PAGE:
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article imageObama urges UN to confront roots of Muslim extremism

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By Layne Weiss     Sep 25, 2012 in World
New York - US President Barack Obama gave an address to the UN General Assembly in New York Tuesday. He told world leaders it was their "obligation" to forcefully condemn violence and extremism, citing the murder of US Ambassador Christopher Stevens as an example.
The President began his speech with a remembrance of Mr. Stevens, CNN reports.
Stevens, the US Ambassador to Libya was killed along with three other Americans when militants attacked the US consulate in Benghazi on September 11.
Obama also called the anti-Muslim video that sparked recent protests and attack "cruel and disgusting," but he also defended the right to freedom of speech, even in cases where views we "strongly disagree with" are expressed, The AP reports.
The President also reiterated that the United States would not allow Iran to build or acquire nuclear weapons.
According to BBC News, Obama said the US would "do what we must" to stop Iran from acquiring nuclear weapons. A nuclear armed-Iran is "not a challenge that can be contained," he said. He warned that it would threaten the existence of the state of Israel and weaken security in Gulf Nations.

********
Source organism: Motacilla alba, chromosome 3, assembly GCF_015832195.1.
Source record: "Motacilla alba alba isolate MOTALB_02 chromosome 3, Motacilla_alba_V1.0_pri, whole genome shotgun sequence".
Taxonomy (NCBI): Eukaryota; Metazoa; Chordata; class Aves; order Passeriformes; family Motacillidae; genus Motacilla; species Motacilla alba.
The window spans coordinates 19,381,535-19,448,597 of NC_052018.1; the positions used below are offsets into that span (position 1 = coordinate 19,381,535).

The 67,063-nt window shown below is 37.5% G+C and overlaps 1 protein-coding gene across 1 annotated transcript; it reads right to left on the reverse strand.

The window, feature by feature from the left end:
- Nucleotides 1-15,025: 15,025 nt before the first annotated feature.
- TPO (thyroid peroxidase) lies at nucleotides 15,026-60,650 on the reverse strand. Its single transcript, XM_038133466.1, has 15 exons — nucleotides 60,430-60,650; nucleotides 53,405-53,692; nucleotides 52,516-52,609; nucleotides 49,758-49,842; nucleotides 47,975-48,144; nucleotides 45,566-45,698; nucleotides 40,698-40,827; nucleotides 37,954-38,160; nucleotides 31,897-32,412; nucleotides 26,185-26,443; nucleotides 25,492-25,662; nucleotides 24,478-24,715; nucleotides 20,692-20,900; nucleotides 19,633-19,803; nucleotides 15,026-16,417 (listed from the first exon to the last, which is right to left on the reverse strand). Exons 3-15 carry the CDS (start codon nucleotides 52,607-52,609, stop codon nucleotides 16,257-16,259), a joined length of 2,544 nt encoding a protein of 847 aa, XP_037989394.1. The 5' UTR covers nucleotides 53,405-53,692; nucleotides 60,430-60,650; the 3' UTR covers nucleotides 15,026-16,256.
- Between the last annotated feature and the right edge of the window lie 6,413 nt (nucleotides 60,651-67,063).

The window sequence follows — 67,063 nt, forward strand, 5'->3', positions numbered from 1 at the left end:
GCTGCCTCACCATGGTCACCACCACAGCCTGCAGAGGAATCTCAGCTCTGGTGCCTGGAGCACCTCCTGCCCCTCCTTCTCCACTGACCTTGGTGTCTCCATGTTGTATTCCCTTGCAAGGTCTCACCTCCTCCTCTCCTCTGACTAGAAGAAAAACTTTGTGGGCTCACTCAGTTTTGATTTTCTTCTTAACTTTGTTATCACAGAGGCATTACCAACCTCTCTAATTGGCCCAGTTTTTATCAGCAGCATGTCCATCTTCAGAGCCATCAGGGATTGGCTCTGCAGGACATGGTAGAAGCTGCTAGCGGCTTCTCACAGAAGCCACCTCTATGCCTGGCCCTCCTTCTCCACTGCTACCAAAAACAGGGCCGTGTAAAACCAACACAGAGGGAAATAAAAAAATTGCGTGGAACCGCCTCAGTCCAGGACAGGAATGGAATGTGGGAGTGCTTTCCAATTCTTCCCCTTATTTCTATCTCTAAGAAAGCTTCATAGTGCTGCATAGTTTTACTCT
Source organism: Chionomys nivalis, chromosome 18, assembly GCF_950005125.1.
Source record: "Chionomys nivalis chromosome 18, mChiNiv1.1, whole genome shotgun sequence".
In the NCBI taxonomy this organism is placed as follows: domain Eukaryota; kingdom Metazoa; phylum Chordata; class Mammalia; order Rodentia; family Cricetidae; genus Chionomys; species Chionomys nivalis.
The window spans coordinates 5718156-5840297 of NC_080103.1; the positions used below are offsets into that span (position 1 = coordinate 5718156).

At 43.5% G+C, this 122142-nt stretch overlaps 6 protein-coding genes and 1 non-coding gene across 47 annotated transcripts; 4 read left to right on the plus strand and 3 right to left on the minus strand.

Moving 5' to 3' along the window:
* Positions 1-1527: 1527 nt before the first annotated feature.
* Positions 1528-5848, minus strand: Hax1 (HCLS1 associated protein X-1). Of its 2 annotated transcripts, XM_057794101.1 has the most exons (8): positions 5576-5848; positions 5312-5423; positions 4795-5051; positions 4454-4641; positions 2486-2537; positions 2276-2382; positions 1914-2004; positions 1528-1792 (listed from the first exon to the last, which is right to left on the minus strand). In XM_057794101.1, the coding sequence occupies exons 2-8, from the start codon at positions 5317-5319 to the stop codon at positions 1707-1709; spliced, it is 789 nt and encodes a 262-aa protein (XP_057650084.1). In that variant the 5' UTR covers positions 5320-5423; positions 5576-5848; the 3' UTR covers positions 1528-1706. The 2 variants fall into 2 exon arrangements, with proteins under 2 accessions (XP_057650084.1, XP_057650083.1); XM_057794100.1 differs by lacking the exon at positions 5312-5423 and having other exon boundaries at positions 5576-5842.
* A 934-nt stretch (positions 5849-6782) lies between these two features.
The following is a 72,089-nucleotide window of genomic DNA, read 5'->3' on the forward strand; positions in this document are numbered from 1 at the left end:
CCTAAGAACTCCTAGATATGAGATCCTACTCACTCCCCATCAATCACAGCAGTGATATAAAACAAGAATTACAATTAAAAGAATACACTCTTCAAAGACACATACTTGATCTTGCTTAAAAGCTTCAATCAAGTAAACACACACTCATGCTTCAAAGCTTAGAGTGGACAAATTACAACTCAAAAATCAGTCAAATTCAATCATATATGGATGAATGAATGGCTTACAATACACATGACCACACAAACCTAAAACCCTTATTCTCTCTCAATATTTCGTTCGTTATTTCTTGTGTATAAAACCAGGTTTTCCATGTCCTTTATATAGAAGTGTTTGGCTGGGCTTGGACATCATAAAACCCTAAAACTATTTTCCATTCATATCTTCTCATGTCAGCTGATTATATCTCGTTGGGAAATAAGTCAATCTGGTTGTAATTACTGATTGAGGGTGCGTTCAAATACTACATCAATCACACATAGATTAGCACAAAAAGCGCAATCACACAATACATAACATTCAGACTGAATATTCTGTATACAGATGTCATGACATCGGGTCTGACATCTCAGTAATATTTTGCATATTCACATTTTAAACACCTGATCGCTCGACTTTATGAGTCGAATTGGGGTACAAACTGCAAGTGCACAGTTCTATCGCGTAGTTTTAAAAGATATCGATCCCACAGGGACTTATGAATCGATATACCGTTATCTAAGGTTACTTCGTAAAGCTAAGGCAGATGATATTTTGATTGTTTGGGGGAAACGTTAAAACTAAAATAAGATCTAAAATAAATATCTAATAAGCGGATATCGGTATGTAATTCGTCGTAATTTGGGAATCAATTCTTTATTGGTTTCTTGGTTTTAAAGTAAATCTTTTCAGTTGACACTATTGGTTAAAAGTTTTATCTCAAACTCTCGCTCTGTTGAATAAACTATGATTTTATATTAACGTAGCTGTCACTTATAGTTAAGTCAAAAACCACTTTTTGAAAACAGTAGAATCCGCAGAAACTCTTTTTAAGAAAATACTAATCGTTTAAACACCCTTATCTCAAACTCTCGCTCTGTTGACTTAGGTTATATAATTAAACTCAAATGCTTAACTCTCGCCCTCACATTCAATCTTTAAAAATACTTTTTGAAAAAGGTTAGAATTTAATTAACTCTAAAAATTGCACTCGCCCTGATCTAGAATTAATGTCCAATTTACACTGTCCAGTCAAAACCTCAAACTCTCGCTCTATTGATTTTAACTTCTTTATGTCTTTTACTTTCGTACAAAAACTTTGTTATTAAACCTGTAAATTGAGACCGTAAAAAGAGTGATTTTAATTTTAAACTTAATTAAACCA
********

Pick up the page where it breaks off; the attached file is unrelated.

He warned that the time to peacefully resolve the Iranian nuclear crisis was running out, The AP reports.
Republican presidential nominee Mitt Romney has repeatedly criticized President Obama for being too lenient on Iran, and "turning his back on Israel." Romney also has very little faith that Israel and Palestine could ever find peace. The President, however, still believes in using diplomacy, but made it clear that if diplomacy doesn't work in stopping Iran from acquiring nuclear weapons, the US and other Western powers will have to take a different course.
He has also repeatedly pledged the US' unconditional support for Israel.
Six weeks away from the 2012 US presidential election, Obama also warned Syria and Iran that their leaders are on the "losing end of a sweeping tide of democracy in the region," CNN reports.
"In Syria, the future must not belong to a dictator who massacres his people," Obama said. He also criticized Iran for "propping up a dictatorship in Damascus," which has restricted the freedoms of Syrian citizens and has strengthened terrorist groups around the world.
French President Francoise Hollande echoed Obama's sentiments that the current Syrian regime has "no future," BBC News reports. He pledged to recognize a new government in Syria as soon as it's formed.
Syria was not formally on the General Assembly's agenda, but the US leader felt it was important to discuss the conflict there which has been going on for 18 months.
Obama said it was time to relegate those who use "hatred against America, the West, or Israel as a central principal of politics."
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